Monday, August 15, 2016

Microsoft's free terminology website and unused data companies often don't know about (but pay for)

A few days ago, the blogster wrote about a simple viewer for translation memory exchange (.tmx) files.

The big picture was not explained: companies and institutions can spend many thousands or millions of dollars on translation services without ever making full use of the product.

How come?

Sure, customers like you or me will get a native language user interface, a translated online help, a neat manual for the greatest ever vacuum cleaner, an auto manual. Or sometimes a small slip of paper that makes the rounds on the web because its translations are hilarious or outright dangerous.

That is not what the blogster means by "product". A better term might be "intermediate product", the translation memory files (.tmx) or terminology exchange files (.tbx) that are created by the people and machines who perform the translation work.

The overwhelming majority of consumers of translation (i.e. companies/agencies paying for them) either do not know or do not care about the value of these "intermediate" resources.
These consumers won't make tmx or tbx data available for free within their own institution and even less so give them to the public without any strings attached.

Who cares whether the secretary who needs to write up a memo in a foreign language has access to a tmx that contains all the translations of the contracts and shipping documents the company has ever needed for that language?

Who gives a rat's something about the call center person who works in three languages, because it is cheaper, and struggles every day?

Wouldn't it be memorable if the engineers in the basement could communicate smoothly with their counterparts in a Japanese basement?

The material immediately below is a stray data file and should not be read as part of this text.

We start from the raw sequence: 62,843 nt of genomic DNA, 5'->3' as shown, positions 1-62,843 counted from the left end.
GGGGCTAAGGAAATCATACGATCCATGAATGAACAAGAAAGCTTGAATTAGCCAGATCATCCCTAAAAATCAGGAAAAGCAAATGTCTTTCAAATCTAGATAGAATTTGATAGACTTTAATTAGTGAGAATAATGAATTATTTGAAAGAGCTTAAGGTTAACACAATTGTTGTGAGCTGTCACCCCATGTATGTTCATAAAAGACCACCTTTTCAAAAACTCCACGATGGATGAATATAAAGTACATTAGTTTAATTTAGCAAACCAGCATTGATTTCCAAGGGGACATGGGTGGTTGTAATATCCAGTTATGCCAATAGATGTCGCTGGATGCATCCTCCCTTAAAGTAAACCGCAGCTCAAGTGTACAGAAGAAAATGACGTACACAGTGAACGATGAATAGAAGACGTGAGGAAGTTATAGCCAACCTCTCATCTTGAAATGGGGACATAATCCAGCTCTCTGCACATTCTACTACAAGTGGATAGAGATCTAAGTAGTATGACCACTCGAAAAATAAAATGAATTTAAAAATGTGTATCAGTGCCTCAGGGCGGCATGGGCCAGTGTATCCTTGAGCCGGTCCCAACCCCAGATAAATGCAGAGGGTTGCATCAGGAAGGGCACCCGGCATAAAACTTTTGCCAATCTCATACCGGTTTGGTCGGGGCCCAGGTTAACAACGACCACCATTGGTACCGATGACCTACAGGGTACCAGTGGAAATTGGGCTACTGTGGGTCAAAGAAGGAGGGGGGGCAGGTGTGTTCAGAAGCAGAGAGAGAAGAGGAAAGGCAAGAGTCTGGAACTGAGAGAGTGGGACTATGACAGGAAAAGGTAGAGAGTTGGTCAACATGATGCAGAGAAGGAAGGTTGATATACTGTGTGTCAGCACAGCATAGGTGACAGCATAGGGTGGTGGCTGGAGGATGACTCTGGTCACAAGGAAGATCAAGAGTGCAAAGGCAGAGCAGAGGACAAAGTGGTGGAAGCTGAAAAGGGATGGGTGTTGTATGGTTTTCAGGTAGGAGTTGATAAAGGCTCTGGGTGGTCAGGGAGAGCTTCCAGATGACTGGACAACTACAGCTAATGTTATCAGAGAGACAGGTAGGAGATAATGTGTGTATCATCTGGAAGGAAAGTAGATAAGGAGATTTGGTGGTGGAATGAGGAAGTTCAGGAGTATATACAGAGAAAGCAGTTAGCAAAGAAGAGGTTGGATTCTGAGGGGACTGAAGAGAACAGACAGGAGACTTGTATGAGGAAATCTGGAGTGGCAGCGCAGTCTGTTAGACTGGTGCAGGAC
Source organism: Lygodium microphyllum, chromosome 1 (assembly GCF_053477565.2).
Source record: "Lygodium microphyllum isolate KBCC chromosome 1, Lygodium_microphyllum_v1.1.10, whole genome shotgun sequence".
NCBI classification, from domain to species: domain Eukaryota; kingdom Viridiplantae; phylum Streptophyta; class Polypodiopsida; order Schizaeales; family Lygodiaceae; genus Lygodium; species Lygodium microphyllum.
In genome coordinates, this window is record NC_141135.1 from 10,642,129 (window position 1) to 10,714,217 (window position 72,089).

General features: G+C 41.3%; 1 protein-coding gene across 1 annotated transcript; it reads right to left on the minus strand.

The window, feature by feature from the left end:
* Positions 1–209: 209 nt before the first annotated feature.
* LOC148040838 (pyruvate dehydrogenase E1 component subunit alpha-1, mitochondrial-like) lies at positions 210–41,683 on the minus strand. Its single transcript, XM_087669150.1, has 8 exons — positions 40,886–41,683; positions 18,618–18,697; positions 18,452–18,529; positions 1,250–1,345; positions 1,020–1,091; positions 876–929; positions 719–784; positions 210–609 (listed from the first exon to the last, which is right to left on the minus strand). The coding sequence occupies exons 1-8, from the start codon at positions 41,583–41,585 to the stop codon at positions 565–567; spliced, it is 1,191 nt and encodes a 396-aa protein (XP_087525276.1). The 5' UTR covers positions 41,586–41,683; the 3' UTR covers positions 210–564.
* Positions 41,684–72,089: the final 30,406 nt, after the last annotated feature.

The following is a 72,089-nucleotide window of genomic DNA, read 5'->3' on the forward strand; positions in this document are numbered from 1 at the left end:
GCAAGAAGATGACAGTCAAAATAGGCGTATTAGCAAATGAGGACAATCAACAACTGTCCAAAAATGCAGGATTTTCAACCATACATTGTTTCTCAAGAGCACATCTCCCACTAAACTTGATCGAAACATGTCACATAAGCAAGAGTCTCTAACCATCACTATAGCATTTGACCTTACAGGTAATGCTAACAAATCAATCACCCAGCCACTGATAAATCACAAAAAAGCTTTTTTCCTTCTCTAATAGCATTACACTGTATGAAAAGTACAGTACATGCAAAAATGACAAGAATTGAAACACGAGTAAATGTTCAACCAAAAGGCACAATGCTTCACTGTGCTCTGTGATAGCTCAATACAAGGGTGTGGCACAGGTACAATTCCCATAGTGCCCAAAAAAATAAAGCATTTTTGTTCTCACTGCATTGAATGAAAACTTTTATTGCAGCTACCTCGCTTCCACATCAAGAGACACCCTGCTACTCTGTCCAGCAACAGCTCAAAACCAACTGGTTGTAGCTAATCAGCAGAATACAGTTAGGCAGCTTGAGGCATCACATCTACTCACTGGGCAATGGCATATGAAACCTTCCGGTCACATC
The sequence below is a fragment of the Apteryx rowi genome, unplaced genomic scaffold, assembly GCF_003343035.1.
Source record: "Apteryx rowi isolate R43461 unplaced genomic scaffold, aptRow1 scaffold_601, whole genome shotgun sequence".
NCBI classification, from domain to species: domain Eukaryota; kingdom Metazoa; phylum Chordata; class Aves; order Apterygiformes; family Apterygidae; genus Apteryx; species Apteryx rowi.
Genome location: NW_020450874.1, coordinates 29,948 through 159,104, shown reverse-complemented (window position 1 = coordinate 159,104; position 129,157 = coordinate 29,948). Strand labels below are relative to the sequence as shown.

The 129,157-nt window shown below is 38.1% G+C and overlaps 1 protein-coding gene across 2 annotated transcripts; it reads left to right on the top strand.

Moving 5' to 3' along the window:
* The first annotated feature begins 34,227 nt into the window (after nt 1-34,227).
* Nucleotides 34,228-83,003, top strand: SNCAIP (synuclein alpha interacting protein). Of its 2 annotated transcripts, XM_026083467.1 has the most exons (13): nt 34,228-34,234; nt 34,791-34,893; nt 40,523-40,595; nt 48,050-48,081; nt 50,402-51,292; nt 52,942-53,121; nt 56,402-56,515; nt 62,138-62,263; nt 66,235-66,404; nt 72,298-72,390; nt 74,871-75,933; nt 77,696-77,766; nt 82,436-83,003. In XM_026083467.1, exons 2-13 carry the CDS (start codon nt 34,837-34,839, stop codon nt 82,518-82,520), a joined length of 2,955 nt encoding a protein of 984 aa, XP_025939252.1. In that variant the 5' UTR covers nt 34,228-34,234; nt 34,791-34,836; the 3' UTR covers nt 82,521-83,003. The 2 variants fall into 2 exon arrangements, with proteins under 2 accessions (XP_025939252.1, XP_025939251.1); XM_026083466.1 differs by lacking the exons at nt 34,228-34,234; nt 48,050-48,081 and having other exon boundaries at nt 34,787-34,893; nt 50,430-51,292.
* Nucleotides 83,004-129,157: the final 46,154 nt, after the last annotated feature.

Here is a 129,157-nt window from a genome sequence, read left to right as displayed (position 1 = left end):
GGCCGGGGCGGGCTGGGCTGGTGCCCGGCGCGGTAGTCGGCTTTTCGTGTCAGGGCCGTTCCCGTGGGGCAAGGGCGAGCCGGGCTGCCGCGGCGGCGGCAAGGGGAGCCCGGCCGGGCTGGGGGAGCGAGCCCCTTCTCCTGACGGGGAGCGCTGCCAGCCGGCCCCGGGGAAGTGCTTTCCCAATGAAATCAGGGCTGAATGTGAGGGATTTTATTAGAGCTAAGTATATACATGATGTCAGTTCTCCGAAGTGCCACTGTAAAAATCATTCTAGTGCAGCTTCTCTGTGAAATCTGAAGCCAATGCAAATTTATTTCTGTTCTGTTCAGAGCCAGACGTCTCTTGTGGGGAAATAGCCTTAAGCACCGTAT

Oh, you send them to Google Translate or to Bing Translator because you didn't even realize that your company has subject specific, domain specific data that was produced by actual humans? Instead of a machine that confuses dork and dark, or does not quite understand that female and male parts in electrical engineering/electronics are not what WebMD serves up?

Or you use an awfully odd free smartphone travel app to figure out what that Chinese tourist you stuck into a German refugees shelter might have to say? This despite the fact that your bureaucracy is guaranteed to have a Chinese translation of "asylum" and one of "wallet theft" sitting around somewhere?

Microsoft has been one of the great exceptions for decades.

In the early days of the internet, you could download zipped "glossary" files from MS if you were patient and knew where to look.

Nowadays, Microsoft has a dedicated Language Portal for your terminology pleasure. Granted, the portal is not one of fastest sites of the Redmond giant, but choice makes up for that.

You can download bi-lingual terminology data (English plus the respective foreign language) for nearly 100 languages. Need a teaser before you accept anything out of Redmond for free?

How about Arabic, or Inuktitut, or Yoruba?

Note: Of course, you can argue that machines will take over soon, why bother? That's for another post.

[Update 8/16/2016] In an effort to be nice to the EU, the blogster decided to add this link to a page of the Terminology Coordination Unit of the European Parliament, which guides readers through the process of downloading their very own pieces of the world's largest language project ever.

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